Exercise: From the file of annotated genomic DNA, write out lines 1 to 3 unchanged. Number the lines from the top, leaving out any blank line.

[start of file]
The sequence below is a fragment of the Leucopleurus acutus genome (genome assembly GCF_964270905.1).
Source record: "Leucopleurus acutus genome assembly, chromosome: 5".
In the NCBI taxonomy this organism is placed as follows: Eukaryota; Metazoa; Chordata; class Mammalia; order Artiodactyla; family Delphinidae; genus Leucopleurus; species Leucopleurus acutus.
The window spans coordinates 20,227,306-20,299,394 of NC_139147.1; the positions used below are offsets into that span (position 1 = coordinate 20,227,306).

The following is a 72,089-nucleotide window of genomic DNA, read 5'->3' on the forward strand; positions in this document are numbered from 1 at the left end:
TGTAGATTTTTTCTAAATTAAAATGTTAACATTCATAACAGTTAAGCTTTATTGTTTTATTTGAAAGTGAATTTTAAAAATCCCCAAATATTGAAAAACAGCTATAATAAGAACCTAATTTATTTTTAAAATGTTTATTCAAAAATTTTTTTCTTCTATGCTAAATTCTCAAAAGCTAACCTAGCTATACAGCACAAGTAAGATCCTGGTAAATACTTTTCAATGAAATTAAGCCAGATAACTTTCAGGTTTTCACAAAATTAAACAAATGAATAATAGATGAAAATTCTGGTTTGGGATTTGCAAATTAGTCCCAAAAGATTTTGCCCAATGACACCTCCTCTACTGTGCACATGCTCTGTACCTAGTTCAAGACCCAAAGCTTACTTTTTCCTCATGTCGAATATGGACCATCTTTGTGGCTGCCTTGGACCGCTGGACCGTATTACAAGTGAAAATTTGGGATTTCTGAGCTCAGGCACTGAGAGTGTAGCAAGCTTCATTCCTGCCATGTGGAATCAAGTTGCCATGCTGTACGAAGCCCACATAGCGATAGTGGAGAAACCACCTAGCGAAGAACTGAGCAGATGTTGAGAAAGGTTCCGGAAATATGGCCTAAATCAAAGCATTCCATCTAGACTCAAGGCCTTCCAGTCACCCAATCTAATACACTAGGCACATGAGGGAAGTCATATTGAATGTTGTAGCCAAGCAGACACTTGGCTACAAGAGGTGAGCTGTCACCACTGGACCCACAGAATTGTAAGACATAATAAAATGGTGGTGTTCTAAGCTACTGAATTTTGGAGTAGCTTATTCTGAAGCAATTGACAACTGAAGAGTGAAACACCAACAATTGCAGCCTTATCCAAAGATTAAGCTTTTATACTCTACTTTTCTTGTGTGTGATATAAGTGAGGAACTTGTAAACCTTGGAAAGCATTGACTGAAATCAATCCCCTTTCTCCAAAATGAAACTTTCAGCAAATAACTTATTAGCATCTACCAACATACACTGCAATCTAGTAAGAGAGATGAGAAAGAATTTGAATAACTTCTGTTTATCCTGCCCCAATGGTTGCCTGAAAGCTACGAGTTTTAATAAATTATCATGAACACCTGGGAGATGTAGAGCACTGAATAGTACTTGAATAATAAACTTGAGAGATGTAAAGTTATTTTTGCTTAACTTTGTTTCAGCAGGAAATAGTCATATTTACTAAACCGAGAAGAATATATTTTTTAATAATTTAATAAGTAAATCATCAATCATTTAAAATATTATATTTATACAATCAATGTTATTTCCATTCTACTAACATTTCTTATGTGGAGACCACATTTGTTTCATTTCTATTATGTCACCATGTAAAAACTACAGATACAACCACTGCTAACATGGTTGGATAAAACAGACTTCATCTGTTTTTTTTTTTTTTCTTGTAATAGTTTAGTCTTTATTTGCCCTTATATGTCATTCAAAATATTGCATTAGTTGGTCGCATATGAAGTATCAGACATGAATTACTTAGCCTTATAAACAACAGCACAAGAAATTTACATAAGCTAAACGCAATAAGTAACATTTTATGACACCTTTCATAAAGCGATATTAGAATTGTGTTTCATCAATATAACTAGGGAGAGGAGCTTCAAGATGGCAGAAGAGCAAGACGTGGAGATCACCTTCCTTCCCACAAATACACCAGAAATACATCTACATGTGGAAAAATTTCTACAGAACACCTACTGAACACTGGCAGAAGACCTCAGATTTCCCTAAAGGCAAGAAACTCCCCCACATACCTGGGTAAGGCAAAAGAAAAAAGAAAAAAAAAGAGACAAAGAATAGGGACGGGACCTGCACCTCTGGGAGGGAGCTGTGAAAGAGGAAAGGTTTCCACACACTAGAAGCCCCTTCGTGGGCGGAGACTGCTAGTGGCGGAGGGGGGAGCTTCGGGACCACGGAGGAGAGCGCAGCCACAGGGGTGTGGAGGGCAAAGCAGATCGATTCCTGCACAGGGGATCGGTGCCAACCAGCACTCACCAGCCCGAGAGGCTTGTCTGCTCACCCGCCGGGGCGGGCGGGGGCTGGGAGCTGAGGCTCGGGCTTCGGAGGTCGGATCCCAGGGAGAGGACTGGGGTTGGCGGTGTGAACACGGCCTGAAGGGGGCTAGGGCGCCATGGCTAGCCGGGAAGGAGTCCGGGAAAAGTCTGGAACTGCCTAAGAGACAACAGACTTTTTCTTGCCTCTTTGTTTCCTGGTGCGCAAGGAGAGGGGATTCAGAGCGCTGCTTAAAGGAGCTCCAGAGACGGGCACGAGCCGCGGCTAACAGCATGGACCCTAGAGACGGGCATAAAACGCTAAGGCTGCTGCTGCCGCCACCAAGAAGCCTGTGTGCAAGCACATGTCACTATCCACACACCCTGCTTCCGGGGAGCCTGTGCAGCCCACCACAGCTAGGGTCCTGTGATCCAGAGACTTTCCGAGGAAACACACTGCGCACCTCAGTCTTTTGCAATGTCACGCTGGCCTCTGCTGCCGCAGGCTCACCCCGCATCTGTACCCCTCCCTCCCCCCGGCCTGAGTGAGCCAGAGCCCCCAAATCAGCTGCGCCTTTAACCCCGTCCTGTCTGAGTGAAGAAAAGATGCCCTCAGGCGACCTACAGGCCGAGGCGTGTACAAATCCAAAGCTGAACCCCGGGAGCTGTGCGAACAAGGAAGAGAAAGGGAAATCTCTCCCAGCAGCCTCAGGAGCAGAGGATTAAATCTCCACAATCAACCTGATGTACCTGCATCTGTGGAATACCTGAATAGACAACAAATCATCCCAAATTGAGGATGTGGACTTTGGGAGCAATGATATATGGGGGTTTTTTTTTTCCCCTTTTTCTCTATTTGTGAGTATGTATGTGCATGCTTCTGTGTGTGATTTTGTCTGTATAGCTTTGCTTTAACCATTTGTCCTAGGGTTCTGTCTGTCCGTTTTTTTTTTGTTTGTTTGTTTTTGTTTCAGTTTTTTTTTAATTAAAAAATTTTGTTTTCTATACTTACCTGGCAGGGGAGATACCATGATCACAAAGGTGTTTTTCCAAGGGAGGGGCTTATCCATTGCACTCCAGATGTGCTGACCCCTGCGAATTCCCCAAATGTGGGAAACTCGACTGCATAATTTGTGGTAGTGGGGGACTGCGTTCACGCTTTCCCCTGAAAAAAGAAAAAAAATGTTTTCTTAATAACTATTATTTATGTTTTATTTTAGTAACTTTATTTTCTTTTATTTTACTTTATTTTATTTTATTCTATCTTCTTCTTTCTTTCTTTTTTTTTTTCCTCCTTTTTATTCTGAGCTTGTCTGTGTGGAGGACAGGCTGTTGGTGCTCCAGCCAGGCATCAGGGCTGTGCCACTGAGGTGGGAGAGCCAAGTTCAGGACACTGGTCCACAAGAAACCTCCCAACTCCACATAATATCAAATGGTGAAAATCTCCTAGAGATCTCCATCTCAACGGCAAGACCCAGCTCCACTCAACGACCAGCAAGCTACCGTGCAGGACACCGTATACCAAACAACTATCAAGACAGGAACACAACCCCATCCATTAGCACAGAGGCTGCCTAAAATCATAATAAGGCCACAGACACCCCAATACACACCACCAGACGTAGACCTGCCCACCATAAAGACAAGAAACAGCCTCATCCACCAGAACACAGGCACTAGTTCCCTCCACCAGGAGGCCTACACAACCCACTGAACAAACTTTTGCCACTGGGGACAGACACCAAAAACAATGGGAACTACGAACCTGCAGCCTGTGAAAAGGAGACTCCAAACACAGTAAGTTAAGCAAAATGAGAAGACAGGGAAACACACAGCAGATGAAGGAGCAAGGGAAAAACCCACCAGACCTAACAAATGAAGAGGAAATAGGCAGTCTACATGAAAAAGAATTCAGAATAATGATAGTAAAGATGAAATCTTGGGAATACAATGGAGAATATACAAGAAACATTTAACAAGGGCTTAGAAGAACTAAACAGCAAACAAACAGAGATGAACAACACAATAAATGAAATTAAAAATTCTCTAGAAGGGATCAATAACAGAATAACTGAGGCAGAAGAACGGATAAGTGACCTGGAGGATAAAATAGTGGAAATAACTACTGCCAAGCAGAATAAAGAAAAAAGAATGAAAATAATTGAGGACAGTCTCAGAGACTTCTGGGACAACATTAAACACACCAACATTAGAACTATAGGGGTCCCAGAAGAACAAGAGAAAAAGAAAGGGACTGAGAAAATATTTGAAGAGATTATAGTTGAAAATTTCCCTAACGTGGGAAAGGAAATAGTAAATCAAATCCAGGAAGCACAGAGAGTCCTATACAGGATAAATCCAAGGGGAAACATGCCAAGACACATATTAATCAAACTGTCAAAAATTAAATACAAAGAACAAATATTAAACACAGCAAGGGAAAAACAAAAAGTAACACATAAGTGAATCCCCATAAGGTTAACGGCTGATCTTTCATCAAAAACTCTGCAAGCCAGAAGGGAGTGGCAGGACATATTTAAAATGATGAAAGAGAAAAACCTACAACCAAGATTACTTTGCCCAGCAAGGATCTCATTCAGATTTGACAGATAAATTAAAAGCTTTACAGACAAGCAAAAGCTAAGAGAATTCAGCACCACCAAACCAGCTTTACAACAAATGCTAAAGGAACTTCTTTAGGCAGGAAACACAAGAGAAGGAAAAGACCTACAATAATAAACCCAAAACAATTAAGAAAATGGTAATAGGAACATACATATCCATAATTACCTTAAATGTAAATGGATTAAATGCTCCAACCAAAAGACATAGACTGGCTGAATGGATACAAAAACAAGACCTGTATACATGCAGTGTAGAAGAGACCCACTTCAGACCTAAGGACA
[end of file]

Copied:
The sequence below is a fragment of the Leucopleurus acutus genome (genome assembly GCF_964270905.1).
Source record: "Leucopleurus acutus genome assembly, chromosome: 5".
In the NCBI taxonomy this organism is placed as follows: Eukaryota; Metazoa; Chordata; class Mammalia; order Artiodactyla; family Delphinidae; genus Leucopleurus; species Leucopleurus acutus.